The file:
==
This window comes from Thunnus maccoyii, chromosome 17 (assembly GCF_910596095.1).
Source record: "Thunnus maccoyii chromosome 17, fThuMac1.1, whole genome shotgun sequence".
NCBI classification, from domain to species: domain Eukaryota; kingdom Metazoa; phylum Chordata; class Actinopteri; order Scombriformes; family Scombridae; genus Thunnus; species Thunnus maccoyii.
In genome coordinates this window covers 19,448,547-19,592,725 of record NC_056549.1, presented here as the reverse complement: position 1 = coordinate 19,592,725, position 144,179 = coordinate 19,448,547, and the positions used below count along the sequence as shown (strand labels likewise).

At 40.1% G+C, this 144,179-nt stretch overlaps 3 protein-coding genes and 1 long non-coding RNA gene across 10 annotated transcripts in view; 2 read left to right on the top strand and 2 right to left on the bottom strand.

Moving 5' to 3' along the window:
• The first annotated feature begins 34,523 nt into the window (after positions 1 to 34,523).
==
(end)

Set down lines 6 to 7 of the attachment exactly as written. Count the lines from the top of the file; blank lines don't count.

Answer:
Moving 5' to 3' along the window:
• The first annotated feature begins 34,523 nt into the window (after positions 1 to 34,523).